Humber College plans to have the healthiest campus in Canada. A Healthy and Inclusive Community is a pillar of the college’s 2018-2023 Strategic Plan.
A new wellness initiative is underway, and this time, students are taking the lead as part of a capstone project.
The inaugural cohort of Bachelor of Sciences – Workplace Health and Wellness students recently assessed the health and wellness professors in the Faculty of Health Sciences and Wellness.
“I was thinking about how best to support faculty,” said Amanda Baskwill, associate dean of Allied Health.
“We have this group of people whose entire education is to assess the needs of individuals in a workplace and work with them to put together a plan to assist them,” said Baskwill.
She pitched the project, and it was accepted, then presented to students.
Last semester, nine groups each surveyed, assessed and created plans for instructors in various academic programs.
According to Baskwill and program coordinator Erin Mandel-Shorser, the project has college-wide potential.
“Our health and wellness matter to our upper management,” said Mandel-Shorser.
“It could extend to the six different faculties and other divisions at Humber.”
Mandel-Shorser has followed the students throughout their program and had a good idea of their capabilities, but still, they surprised her.
“They have surpassed my expectations of what they could come up with.”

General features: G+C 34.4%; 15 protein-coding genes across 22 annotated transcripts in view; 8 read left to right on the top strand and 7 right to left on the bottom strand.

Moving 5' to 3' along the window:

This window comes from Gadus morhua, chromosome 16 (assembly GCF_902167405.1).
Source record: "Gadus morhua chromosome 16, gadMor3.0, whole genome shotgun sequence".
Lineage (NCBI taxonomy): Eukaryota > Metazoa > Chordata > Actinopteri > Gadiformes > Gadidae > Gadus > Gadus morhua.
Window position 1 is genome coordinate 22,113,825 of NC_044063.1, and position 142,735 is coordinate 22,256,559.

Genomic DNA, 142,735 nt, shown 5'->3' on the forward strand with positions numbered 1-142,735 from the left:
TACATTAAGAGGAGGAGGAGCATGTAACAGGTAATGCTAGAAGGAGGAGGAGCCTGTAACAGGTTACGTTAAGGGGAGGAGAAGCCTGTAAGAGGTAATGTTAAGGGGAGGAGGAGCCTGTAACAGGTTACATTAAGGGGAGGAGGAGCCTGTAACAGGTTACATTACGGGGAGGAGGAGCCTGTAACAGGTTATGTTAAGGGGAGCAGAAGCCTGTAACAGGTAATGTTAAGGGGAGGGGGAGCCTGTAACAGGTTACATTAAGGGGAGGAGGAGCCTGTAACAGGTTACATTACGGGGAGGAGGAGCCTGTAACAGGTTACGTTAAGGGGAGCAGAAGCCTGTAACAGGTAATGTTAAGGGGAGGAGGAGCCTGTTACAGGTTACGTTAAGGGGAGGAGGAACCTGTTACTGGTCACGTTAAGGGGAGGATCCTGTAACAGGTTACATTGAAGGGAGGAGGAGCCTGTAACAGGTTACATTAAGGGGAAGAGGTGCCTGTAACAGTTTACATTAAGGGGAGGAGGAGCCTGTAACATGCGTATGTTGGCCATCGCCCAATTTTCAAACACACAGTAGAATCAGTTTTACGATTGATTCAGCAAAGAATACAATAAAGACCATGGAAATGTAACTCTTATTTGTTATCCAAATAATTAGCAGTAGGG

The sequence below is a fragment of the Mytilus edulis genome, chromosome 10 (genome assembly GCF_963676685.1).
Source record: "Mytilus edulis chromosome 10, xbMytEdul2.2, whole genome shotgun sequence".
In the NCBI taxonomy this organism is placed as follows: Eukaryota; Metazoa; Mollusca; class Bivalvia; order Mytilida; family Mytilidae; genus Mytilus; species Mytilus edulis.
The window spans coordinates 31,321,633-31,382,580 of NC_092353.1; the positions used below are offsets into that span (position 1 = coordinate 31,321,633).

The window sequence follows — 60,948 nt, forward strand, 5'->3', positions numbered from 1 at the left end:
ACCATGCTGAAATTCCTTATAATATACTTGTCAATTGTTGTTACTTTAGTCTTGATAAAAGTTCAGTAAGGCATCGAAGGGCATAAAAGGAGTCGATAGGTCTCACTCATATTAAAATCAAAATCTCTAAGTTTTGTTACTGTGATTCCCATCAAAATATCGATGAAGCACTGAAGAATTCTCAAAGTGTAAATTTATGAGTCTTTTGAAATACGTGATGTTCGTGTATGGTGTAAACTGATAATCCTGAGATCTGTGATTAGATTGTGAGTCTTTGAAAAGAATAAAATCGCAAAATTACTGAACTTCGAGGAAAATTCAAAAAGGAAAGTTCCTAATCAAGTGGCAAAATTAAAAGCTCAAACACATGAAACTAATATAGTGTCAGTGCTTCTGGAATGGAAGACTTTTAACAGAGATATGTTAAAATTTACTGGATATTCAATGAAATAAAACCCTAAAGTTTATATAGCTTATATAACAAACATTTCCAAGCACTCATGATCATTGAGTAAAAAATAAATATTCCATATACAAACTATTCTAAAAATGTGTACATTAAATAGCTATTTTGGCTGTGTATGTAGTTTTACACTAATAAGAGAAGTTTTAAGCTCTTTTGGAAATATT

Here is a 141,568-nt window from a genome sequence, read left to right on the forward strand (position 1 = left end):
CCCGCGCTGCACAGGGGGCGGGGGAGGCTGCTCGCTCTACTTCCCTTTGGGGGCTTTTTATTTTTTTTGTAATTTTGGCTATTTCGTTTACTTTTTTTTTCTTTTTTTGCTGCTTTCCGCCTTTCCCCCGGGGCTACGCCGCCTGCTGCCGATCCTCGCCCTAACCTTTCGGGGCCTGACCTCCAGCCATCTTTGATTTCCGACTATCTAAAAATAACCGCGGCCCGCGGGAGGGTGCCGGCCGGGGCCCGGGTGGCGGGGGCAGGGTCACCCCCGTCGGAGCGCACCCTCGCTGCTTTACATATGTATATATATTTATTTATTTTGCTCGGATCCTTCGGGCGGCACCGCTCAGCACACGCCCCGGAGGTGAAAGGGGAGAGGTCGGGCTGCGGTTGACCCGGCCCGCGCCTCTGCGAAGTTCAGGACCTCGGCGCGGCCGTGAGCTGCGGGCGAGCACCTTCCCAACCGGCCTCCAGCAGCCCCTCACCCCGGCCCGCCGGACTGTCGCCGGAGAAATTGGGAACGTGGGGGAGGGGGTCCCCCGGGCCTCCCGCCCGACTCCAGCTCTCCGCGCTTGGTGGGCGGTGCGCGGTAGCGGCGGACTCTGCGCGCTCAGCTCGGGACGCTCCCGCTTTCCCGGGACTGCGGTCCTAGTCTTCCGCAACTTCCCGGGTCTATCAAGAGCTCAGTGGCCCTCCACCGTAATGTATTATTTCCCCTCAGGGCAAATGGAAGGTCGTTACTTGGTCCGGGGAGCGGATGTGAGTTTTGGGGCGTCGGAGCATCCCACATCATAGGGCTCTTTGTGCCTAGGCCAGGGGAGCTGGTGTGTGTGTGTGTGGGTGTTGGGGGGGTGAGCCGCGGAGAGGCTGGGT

Theory meets hands-on practice
Students completed pieces of this process in previous courses throughout their degree, but this time, they’re going through all the steps at once.
“We basically created a mock business scenario in the safety of a classroom,” said Mandel-Shorser.
“We’re modelling going into a company and starting at ground zero.”
The capstone project is a work-integrated learning experience completed in a safe space, supported by instructors.
The hands-on nature of polytechnic education combined with the theoretical learning of a degree is a big draw to the program.
“It was a different take on occupational health,” said third-year student Tony Manful.
“We learn how to really be there for the employee. It incorporates WHMIS and safety sheets, but there’s a big focus on employee wellness.”
Manful worked with Bianca Garcia and Aubrey Benjamin to assess and treat the faculty in the Health Sector Regulatory Compliance graduate certificate program.
“We had one-on-one sessions with each professor, did debriefings, talked to them about their backgrounds and what they struggled with. We also determined what they want to achieve,” he said.
The trio created a collaborative, multidisciplinary plan that allows professors to benefit from the expertise of students in various programs, including the Wellness Coaching and Nutrition and Healthy Lifestyle Promotion programs.
“When we spoke to faculty, they talked about a need for exercises, specifically yoga. Others wanted to focus on cardio and nutrition,” said Manful.
“We decided to create a resource page that the instructors can access.”
The students from the faculty will post to the page and apply what they’ve learned in their respective programs.
For example, Nutrition and Healthy Lifestyle Management students will upload weekly video tutorials on yoga to respond to the needs expressed by the instructors.
“Students get to do a work placement and get hours towards their credentials to talk about what they’ve learned. They’ll teach professors who don’t have that knowledge. It’s a great way to integrate the faculty and have students like myself put what they’ve learned out there,” said Manful.
The workplace wellness programs deemed best suited to help the faculty were approved, and those teams will implement their programs throughout the Summer semester. A selection of the remaining projects will be implemented in the coming semesters.